Johnson City Brewing Company:
A passion project turned side hustle turned full-fledged nano-brewery (and soon to be micro-brewery), JCB is a local favorite. Step into their brand-spanking-new downtown taproom at the corner of East Main St. and Roan St. and you’ll soon find out why. The (literally) dozens of owners of the venture are a creative force. In an era where throwing more hops into a beer and aging it in a bourbon barrel is passed off as avant garde, the folks at JCB have hung on to the homebrew ethos of experimentation. There’s never any telling what they’ve got a special barrel of, just waiting to be unleashed on a choice few lucky imbibers. In their new location, and with their in-progress production facility upgrade, JCB is poised to become the beer of Johnson City. Need proof? For the grand opening shindig of their new space in November, the street was blocked off and the line for a beer could have left time for reading a David Foster Wallace novel. Bottom line: It’s good beer made here by good people. Pay a visit to their Facebook page for up-to-date hours and offerings.
Main St. Pizza
Justifiably included in either the Libations or the Food section, Main St. Pizza is an unexpected chimera of fantastic pizza and pasta joint, and creative cocktail bar. The constantly-changing menu of house cocktails never fails to disappoint; there is always a new drink on the board to try. Past concoctions have included the Flannel Shirt, a blend of beer, Tennessee whiskey, lemon, maple syrup, and candied bacon, and the Southern Belle, a smoked mixture of Earl Grey-infused brandy and allspice dram. Situated on the corner of Main St. and South Roan St., with huge windows and late hours that allow for premium people watching, Main St. has a well-earned reputation as a downtown favorite. Try the Pine Street Pesto pie. You’ll be glad you did.
Housed in the Carnegie Hotel, a rebuilt homage to the city’s upscale hotel lost to a fire in the 1920s, Wellington’s is the preferred destination for good whisk(e)y imbibed by a fire in leather chairs. Wellington’s is home to a truly massive selection of bourbon and Scotch whiskies, which can be enjoyed in the main bar area, or taken down the hall to the Roosevelt Library, a lounge area paying its respects to the truest traditions of ‘20s era hotel life. Adam makes a mean Sazerac. Don’t leave without one.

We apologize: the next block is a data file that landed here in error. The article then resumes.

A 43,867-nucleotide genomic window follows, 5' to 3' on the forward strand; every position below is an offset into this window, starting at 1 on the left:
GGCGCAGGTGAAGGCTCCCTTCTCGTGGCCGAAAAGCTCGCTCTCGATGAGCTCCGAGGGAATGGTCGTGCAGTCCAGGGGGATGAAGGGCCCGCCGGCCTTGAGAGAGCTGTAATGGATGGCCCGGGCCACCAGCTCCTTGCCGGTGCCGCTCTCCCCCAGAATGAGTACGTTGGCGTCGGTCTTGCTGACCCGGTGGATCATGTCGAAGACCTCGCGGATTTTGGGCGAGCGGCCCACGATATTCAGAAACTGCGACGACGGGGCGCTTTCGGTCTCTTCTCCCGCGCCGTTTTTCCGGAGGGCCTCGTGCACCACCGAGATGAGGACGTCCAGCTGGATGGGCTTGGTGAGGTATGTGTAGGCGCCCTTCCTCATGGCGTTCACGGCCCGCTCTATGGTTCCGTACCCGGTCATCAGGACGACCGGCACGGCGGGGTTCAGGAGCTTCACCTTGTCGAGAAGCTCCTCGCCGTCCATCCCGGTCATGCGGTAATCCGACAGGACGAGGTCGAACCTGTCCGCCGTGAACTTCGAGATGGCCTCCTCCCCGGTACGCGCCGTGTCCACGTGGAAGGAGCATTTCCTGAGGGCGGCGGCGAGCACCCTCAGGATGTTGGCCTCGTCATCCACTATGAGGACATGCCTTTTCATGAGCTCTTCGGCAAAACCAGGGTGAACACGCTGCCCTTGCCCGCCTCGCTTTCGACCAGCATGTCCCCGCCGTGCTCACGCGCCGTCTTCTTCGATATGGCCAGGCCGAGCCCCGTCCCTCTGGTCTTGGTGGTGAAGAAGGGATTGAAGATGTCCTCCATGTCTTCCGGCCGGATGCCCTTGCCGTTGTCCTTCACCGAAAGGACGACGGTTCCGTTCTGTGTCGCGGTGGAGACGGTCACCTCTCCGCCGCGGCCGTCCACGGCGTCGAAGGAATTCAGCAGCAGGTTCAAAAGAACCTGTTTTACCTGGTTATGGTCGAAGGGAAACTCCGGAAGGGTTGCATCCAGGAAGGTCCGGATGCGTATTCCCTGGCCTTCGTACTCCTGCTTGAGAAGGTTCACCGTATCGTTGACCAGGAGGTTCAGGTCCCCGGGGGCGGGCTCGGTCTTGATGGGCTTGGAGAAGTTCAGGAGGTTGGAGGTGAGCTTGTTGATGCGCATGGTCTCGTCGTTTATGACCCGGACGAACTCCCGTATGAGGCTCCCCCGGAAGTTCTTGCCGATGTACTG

The Down Home
Owned and operated by Ed Snodderly whose lyrics are inscribed on the walls of the Country Music Hall of Fame, The Down Home is a music venue in its purest form. In an unassuming section of West Main Street, in an equally unassuming building, the Down Home plays host to the likes of young guns like Parker Millsap, and established names like Dan Tyminski, and Noam Pikelny of Punch Brothers fame. Beer and simple fare are available, but when the music starts the patrons of the Down Home know the rules: they’re here to listen. The result is an intimate, communal music experience that draws serious musicians and serious patrons with one common love: good shared art.
Carden’s Bluff Campground
Carden’s Bluff, open mid-April through early November, offers 40 sites, primarily for tent camping, on a peninsula overlooking the 6,430-acre Watauga Lake and surrounded by the Cherokee National Forest. Waking up overlooking the sunrise coming up over Watauga is an experience that every lover of the natural world must experience. A bathhouse with flush toilets offers a bastion of creature comfort in the otherwise simple facility. From Hampton, Tenn., a left turn onto State Route 321, and three more miles will lead campers to the site.